The price of poshness: The gentrification of Cla'm continues apace

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It's what we've all been waiting for down here; our own bit of Belgravia in sunny Kennington. White-gloved porters may soon be greeting haggard Northern Line commuters as we come up for air outside the Oval Tube station.

That was the unlikely prospect at least, as I joined the crowd outside No 1 Clapham Road on my way home this month. A long queue was forming at the entrance to a notorious local landmark, the Belgrave Children's Hospital. I was tickled to find, in an area that usually has more knockers than knobs, that it was now described as Belgrave Hall.

Well, pardon me. Life south of the river may never be the same again.

The huge Edwardian Grade II listed building looms on the Oval skyline like an Addams Family film set. At the beginning of the Eighties, cutbacks at the hospital sparked local protests and demonstrations outside Downing Street. But the graffiti was already on the wall. It was closed in 1985 and became a political

hot potato in Lambeth with various abortive schemes for its use, including a hall of residence and an Aids hospice.

The increasingly grimy building gained a new celebrity in 1989 when it was occupied by the Belgrave Homeless Project. It aspired to be more than a squat. The area was leafleted and banners went up in an attempt to highlight the plight of the homeless. For a time the occupation won considerable local and media support.

More than 150 people were housed there and Lambeth Council and the Brixton Council of Churches paid for electricity and running water. But just as the building around it began to decay, this attempt at self-help in the commun-ity gradually collapsed amid a growing number of horror stories. After a fire, the numbers

dwindled to 40. The project for the homeless became a centre for drugs and the police began to give the place a wide berth. It was finally emptied after the murder of a former school teacher there in 1991.

But now the windows were thrown open once again. So what had we come to see, as we wandered past the echoing remnants of the William Sheldon Memorial wing and the porcelain mementos of an earlier paternalism, plaques recording the cots donated by such worthies as the Brentford and Rangers Football Club? What would replace the signs of more recent residents - 'Ziggy loves Damie and 'This way to Woodstock?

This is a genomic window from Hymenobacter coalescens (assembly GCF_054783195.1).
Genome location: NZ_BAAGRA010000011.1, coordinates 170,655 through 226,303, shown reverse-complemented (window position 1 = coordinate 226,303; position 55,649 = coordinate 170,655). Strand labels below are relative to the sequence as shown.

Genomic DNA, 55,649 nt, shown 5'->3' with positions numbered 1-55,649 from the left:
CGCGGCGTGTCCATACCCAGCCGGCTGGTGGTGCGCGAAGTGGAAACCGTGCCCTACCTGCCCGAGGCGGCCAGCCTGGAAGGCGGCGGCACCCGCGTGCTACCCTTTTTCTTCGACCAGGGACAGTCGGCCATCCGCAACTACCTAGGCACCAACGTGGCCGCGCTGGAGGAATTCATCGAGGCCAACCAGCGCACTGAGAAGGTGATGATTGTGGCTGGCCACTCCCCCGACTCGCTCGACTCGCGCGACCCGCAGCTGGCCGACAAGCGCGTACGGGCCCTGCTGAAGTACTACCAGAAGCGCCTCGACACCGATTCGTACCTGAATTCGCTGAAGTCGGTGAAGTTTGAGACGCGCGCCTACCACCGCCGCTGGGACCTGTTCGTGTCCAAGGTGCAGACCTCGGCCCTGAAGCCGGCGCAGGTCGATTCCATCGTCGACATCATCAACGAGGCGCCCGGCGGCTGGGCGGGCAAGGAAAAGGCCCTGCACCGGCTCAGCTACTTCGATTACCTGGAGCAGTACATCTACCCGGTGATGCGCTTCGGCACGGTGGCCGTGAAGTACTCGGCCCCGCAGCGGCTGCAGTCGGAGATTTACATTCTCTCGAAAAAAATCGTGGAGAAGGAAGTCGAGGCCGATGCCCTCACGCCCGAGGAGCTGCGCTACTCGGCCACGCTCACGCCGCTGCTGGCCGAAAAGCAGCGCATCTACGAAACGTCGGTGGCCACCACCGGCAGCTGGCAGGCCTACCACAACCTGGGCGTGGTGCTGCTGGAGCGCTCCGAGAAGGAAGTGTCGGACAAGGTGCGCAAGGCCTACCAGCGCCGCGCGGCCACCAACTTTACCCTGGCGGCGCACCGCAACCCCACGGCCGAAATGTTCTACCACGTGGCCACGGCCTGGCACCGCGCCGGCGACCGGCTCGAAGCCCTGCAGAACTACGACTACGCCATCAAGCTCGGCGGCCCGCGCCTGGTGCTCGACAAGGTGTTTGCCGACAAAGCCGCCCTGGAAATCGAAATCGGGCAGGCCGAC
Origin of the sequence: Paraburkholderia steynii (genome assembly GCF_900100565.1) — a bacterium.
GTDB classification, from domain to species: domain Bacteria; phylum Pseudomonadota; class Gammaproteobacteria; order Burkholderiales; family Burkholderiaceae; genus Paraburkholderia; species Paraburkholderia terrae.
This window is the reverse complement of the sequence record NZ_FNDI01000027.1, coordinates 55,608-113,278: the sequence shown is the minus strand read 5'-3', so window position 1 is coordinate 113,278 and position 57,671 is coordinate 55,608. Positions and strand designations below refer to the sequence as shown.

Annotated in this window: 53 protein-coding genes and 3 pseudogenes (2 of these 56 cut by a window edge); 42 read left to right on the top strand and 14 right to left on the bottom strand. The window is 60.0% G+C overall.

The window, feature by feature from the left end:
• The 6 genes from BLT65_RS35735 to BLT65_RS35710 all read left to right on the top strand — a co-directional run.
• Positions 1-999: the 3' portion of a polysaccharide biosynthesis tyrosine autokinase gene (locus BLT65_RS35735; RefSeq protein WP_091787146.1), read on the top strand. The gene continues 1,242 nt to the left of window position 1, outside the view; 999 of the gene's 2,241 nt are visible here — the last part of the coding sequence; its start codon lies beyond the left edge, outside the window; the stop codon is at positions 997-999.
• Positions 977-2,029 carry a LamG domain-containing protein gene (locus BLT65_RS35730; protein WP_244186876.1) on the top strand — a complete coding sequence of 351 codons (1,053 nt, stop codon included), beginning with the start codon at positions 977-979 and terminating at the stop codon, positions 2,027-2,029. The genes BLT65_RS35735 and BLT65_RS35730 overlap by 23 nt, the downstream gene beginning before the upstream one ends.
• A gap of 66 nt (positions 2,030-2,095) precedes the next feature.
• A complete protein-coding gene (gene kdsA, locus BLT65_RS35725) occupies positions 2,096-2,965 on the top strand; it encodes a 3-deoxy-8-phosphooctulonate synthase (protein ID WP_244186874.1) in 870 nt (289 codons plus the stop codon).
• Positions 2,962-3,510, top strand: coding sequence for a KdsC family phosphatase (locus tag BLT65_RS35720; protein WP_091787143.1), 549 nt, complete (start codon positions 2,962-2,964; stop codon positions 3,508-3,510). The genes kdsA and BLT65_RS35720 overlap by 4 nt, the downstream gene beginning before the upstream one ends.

Flats, ironically enough. It seems that the long-rumoured gentrification of Cla'm con-tinues. On the strength of two minuscule show flats I was being invited to flesh out the skeleton and buy. There was something unnerving about being greeted by suited gents with fitted-carpet voices outside the former Unit of Child and Family Psychology. Was this a final snatched victory for the Thatcher years? From the high-gloss brochure I was surprised to find that I no longer lived in the home of council fraud, drugs, muggings, murdered policemen and litter, but in lovely Lambeth - an 'area of easy accessibility with its original character still preserved, while Brixton is now notable for - wait for it - its 'exotic foods'.

'They must be joking,' said one amateur architect, as he tried to explain the conversion plans to his girlfriend, and we all played a giant version of Through the Keyhole. But they weren't joking. In three hours all the flats in the Stage One development had been snapped up. Today 31 of the 50 planned flats are not only reserved but are three times oversubscribed.

The secret? 'People who appreciate a listed building, location and a good deal, says Alan Selby of Alan Selby and Partners, the estate agent handling the sale for a group of Irish businessmen. Even rivals confess that Belgrave Hall offers a cheap deal. The flats range from as little as pounds 52,995 to just under pounds 100,000.

Most of the people who have put their names down are first-time buyers between the ages of 25 and 35.

I found myself pondering my own lebensraum. The 'Belgrave Hospital For Children Supported by Voluntary Contributions, as the inscription on the front (which is thankfully protected) describes it, could be a remarkable place to live.

Its mullioned windows, mosaic entrance and towering gable carry the stamp of the architect Charles Holden, who assisted Percy Adams and was influenced by early art nouveau and the Arts and Crafts movement. It deserved echoing oak corridors and spacious studios. But this is still the Oval. Instead, we had pokey mod-con flatlets converted for the absolute maximum use of space. I kept banging my head as I climbed up to the bed 'deck, designed to split these boxes into two-bedroom apartments.

Although Alan Selby admits that larger flats would have been more appropriate for such a building and would probably have sold, he explains that they would have taken much longer and 'velocity is everything. The conversion of the hospital has certainly been done with commando-like speed. It will be finished by February, complete with sculptured gardens.

The hospital was in appalling condition, as the Victorian Society says, and at least this obviously viable project has managed to save it from English Heritage's Buildings at Risk register. But I wonder how much the developers really care about the building.

Still, it will help to smarten up this part of the Oval, which already has a new delicatessen, a wine bar and a florist. Like me, many residents are glad to see a sad history take a new direction and the building's brick facade restored to red-faced health.

'It should have stayed a hospital, says Joan, a resident of 16 years, whose despair with the area has turned her towards the Liberal Democrats, 'but it looks lovely, doesn't it?

(Photograph omitted)

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